“I talked to a calzone for fifteen minutes last night before I realised it was just an introverted pizza. I wish all my acquaintances were so tasty.” – Jarod Kintz
All humans need some form of connection with other humans – a statement backed-up by the fact that solitary confinement has long been used as a method of punishment or even torture. So, unless you’re ‘Cool Hand Luke’, the need for social distancing and self-isolation is going to be tough, but will it be tougher for extroverts?
Business as Usual for Introverts?
As the world goes into lockdown, many self-confessed introverts have posted comments on social media about being totally prepared for isolation, saying that staying at home and being in their own company is what they do best, but will social distancing really be a breeze for introverts?
The answer is no. Whether you consider yourself an introvert or an extrovert, we all need some form of social interaction to maintain good mental health, so while the idea of avoiding people may seem like a dream come true for some, total isolation is not healthy for anyone in the long term.
For many introverts, the prospect of working from home and not having to attend enforced meetings or networking opportunities won’t feel like a hardship. In the same vein, not having to politely decline party invites and be accused of being a “killjoy” by others will no doubt be a relief, but the problem here is that the very real need for social connection often goes unrecognised. The daily interaction with other people provided by everyday and often mundane activities meets that need without most of us noticing it.
As with many things, it’s only when it’s taken away that we begin to miss what we had.
You see, being an introvert is not necessarily being “anti-social” or being “shy”, it’s simply recognising the need for quiet time to recharge your batteries. There are introverts who can party like the best of them, but the difference is that they recognise too much of a good thing can be a bad thing.
It’s not about avoiding social interaction, it’s about recognising limits and taking time out when needed.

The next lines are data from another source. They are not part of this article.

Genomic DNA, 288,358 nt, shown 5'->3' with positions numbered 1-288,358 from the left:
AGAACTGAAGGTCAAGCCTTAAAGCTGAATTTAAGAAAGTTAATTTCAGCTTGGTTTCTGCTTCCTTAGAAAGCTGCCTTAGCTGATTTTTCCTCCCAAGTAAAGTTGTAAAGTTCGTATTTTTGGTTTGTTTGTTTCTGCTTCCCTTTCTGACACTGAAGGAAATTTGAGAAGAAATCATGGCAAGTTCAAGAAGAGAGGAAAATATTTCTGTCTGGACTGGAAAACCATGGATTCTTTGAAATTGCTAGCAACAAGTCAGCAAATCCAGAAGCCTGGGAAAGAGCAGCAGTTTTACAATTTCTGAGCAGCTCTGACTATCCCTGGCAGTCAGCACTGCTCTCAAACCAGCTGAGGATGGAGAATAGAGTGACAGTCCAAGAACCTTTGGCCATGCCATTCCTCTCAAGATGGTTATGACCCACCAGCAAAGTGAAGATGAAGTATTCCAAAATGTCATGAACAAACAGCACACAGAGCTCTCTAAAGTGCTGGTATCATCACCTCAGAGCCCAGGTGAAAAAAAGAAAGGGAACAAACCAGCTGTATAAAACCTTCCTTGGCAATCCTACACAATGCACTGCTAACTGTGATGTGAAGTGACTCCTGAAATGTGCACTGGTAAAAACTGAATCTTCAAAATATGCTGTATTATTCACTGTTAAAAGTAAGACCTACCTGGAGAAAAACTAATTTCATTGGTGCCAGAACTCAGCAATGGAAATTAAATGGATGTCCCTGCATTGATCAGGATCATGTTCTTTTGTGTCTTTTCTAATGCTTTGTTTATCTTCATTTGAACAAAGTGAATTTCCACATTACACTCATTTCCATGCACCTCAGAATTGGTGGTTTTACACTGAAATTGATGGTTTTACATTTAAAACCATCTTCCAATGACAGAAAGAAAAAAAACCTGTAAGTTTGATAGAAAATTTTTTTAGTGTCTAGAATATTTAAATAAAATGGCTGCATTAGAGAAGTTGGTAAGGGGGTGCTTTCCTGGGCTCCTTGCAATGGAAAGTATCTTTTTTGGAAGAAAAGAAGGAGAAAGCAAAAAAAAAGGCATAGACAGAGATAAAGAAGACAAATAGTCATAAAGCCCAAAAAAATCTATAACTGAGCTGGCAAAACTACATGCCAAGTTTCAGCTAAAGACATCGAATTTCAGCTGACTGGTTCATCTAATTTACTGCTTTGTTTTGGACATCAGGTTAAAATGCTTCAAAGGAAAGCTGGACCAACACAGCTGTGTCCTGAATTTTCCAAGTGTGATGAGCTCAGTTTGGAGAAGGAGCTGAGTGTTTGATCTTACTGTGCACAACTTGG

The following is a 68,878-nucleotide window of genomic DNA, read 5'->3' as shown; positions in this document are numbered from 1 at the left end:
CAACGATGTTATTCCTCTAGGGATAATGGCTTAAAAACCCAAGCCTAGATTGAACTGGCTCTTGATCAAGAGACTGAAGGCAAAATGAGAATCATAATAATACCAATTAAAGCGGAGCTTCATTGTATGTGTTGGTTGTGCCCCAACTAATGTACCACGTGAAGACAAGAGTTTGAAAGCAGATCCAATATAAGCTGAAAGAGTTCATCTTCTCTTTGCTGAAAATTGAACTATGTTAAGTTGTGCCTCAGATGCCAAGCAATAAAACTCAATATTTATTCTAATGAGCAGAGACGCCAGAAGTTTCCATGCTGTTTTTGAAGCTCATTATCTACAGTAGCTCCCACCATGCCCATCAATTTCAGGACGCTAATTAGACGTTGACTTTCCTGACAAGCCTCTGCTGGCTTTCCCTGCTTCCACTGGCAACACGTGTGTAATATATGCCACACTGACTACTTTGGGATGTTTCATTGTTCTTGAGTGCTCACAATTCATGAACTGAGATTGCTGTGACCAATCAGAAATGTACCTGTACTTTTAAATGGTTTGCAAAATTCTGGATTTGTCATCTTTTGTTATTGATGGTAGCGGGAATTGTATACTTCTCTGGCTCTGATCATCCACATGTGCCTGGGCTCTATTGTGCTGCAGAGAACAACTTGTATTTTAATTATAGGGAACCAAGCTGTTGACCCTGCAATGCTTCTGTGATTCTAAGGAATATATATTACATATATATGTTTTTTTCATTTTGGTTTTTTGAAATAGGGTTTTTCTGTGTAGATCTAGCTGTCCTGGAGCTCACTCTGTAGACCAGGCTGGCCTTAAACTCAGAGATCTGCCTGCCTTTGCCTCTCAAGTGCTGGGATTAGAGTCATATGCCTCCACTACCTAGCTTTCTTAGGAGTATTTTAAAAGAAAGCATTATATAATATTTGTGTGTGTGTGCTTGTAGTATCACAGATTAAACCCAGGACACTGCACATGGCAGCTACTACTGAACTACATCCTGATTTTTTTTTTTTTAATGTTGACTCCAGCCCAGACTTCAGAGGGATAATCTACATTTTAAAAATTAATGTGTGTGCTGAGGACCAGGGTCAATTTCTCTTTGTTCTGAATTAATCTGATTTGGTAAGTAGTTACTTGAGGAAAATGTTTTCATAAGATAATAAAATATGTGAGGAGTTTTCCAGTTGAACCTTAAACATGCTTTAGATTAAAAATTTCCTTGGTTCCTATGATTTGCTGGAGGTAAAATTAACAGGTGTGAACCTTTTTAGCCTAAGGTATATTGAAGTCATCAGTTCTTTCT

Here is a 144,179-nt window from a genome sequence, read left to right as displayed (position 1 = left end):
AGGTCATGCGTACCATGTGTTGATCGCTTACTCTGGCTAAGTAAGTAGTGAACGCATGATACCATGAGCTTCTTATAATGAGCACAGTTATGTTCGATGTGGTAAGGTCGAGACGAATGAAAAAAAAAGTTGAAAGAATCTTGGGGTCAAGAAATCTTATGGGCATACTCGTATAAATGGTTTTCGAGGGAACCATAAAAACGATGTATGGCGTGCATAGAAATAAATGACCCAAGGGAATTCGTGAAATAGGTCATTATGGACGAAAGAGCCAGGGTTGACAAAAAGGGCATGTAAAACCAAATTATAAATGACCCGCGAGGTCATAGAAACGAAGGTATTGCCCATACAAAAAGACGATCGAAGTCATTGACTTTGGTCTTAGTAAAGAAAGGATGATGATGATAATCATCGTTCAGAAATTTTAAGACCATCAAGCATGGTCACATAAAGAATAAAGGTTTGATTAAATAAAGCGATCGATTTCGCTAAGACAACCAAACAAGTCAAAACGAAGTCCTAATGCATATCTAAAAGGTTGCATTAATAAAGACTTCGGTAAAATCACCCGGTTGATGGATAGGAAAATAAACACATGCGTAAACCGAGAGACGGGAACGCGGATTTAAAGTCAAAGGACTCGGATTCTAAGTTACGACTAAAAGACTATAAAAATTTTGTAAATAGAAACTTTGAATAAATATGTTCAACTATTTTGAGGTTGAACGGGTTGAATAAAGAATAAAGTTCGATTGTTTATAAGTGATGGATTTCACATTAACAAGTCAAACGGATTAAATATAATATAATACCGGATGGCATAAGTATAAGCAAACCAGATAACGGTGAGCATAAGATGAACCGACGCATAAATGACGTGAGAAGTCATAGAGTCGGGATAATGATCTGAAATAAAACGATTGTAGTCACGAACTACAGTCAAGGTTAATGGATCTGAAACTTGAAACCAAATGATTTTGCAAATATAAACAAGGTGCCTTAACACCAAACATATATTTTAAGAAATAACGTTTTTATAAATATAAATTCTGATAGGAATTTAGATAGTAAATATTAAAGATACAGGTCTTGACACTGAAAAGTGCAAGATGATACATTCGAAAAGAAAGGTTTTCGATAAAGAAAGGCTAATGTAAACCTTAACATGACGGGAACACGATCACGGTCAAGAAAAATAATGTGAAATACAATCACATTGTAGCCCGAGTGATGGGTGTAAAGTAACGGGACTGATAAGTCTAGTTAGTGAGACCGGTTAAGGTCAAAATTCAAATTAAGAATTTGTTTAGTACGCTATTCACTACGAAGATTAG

Recognise Your Limits
It’s fair to say that those who thrive on the hustle and bustle of daily life and the constant connection with others provided through busy workplaces may feel panic-stricken by the prospect of working in isolation at home. Not being able to meet up with friends after work or attend social events at the weekend will again feel like some form of torture for those who revel in the company of others, making it important to look for other “virtual” ways to connect during the weeks of lockdown – especially for those living alone.
However, while modern technology and social media make it possible to stay connected in many positive ways, it can also lead to increasing levels of anxiety through the constant reporting of bad news, and images of people having “fun” in isolation may even increase FOMO feelings in many.
The key message for extroverts is to remember that no one is in “party mode” all the time.
Anxiety over “missing out” can lead to a fixation on being connected to everything and everyone 24/7, and even before the lockdown, it was already recognised that down time away from devices is increasingly important in terms of improving mental health.
Of course you’re going to miss life as it was, but just as you enjoyed down time from time to time before, remember to take time out to enjoy it now. Avoid focusing on the storm that’s coming and think instead about the party that’s coming at the end of it all.
A Healthy Balance
It’s interesting to note that while many introverts joke about loving the need to stay at home, being in lockdown with family members may eventually lead to the same need for quiet time alone to recharge batteries.
Introvert or extrovert, we all need the human connection, but we also all need our own space from time to time.
Recognising your feelings and the knock-on effect they have on your behaviour will become increasingly important as the need for social distancing continues. Take advantage of the opportunity to to get some exercise when possible and take advantage of old-fashioned means of communication such as talking on the phone to help maintain healthy lines of communication without the unhealthy input of social media.
It’s all about getting a healthy balance, and remembering that we’re all in this together.
Don MacNaughton is a High performance coach having worked with thousands of people over the last two decades to achieve their goals and dreams.
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